Morality of Clones

Discussion in 'Debate Hall' started by mamboking053, Apr 17, 2019 at 3:03 PM.

  1. mamboking053

    mamboking053 Active Member

    Joined:
    Apr 1, 2018
    While autoing through some battles, I realized that if human drone technology (biological drones) were ever created, this would likely be one of their most used applications and they would probably be sent into war in a similar fashion- if not cutting rocks on Mars or something.

    Given some of the debate surrounding abortion, I think this hits the same buttons. What is considered "living" and is it moral to subject a living being to an opportunist or utilitarian cultural or sub-cultural philosophy? (ie, would it be moral to use clones for warfare or to create clones at all that are commodities and tools rather than living beings?)
     
  2. Super Catanian

    Super Catanian Well-Known Member

    Joined:
    Oct 25, 2018
    There is a video on YouTube made by Kurzgesagt that somewhat covers that subject.

    Personally, I believe that something is considered "living" when it has 100% the potential to gain consciousness. I mention this to include unborn babies. Although (in my eyes, anyways) they can't think freely, as they are just a cluster of zygotes, they have that potential to gain consciousness, once they are born and learn more about their world. Robots can't do that, since they are merely programmed with knowledge, but cannot think freely by themselves, and probably never will be. That is what separates the living from artificial intelligence.
    If human clones were to be created, they probably would have consciousness, since they are exact carbon copies of a regular human being.
     
  3. RazorbackPirate

    RazorbackPirate Well-Known Member

    Joined:
    May 29, 2018
    How about we don't ever create stuff like that so we don't have to ever confront the answers to the questions you ask. This is a perfect example of, "Just because you can, doesn't mean you should." But ... "As in the days of Noah..."
     
  4. mamboking053

    mamboking053 Active Member

    Joined:
    Apr 1, 2018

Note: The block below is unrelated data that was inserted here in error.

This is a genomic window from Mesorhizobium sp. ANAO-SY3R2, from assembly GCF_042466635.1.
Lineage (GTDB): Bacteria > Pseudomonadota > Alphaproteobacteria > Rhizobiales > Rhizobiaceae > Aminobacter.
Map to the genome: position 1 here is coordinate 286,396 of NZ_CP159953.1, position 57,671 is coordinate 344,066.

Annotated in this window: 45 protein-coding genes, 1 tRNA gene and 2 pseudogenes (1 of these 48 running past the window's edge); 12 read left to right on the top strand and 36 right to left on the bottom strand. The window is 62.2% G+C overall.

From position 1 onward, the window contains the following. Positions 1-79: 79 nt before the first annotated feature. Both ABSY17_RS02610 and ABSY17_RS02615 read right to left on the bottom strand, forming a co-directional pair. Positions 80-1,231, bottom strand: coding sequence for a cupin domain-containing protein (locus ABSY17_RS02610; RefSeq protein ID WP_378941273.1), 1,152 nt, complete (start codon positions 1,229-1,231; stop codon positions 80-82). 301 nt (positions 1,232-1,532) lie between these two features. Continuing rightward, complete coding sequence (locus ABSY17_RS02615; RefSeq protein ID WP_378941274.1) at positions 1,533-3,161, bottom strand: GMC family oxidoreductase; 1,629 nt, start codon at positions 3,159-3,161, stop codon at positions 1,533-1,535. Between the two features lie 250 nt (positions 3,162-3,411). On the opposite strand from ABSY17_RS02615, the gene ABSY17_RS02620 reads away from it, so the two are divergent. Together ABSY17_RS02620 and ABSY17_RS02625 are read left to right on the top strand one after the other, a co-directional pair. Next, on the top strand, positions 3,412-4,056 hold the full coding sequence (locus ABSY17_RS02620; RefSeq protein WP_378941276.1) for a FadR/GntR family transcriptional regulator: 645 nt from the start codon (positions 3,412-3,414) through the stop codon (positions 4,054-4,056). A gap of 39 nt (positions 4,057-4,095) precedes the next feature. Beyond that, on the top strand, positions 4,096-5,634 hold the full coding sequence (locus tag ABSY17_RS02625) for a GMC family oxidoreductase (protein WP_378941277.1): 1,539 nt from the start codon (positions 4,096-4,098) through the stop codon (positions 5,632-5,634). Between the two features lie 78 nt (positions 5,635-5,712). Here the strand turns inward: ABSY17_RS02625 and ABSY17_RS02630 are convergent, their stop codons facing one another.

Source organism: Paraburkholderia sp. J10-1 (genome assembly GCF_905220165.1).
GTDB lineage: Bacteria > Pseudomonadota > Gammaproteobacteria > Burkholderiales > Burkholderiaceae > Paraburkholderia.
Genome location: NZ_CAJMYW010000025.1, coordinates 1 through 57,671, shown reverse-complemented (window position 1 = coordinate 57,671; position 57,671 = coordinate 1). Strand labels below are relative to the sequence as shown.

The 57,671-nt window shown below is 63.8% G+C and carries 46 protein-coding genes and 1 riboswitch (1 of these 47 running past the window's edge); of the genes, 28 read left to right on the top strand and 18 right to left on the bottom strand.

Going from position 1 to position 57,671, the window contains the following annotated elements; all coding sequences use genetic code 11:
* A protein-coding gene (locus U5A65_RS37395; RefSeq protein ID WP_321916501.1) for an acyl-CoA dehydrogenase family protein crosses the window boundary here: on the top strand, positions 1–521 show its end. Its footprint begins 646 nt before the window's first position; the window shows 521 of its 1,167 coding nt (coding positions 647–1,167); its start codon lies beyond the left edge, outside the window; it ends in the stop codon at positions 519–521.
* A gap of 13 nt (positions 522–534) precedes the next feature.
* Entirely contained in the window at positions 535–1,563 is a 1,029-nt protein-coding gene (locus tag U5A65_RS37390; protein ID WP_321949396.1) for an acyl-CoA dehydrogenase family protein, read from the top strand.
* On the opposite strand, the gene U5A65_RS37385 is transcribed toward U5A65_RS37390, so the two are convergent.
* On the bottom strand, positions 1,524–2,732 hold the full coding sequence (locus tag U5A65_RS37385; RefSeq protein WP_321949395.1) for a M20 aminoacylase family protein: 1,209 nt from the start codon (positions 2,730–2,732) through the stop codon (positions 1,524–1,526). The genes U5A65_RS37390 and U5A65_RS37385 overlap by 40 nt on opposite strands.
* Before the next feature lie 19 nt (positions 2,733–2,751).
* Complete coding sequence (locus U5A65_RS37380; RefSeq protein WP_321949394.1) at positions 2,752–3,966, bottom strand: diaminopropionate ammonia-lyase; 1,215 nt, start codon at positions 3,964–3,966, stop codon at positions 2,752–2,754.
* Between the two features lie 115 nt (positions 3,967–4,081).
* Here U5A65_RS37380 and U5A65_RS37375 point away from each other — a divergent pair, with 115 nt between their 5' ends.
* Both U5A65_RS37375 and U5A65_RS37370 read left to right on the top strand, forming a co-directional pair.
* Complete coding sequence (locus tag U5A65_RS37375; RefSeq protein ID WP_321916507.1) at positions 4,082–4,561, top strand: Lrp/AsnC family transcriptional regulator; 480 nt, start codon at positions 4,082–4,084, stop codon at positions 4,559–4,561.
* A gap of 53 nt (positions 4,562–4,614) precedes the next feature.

This is my personal opinion...

    But I don't think we think freely, either. I think the only real difference between current robots and humans is that our neurological circuitry has thousands of years of evolution on it's side. Robots are programmed with a limited number of logical pathways. Humans are also, but we have many, many more of them and so our greater range of options may give the illusion of free choice rather than more choices.

    For instance... Imagine if a robot is only programmed to be able to go north, south, east, or west. Tell it to follow a rabbit and no matter how fast the robot could go, it will have a difficult time because the rabbit has more options of movement.

    Reprogram that robot it now be able to travel north-east, north-west, south-east, and south-west along with the original cardinal directions, and it has an easier time. It now has more options and it's movements are less clunky.

    Similarly, the computers of today can "think" far better than their most distant ancestors. The computers today are approaching a resemblance of the fluidity of actual biological autonomy. The more option we program into them, the greater this will become. From my perspective, I ask myself the question "Was mankind, animals, and all their associated relatives and ancestors always autonomous, or was their a point where they, too, were in a state that would be considered non-organic and they became organic and then they became autonomous? If so...how? And if so...couldn't this process be repeated, especially when humans are effectively expediting the process of evolution by trying to intentionally create things that are autonomous?"
     
  5. mamboking053

    mamboking053 Active Member

    Joined:
    Apr 1, 2018
    Unfortunately, morality has never gotten in the way of innovation before and I doubt it ever will.

    "If it can be done it will be done".
     
    Graviton and HtebazilEAB like this.
  6. HtebazilEAB

    HtebazilEAB Member

    Joined:
    Dec 13, 2018
    Yep... Unless they can make more money by not inventing something, that is!
     

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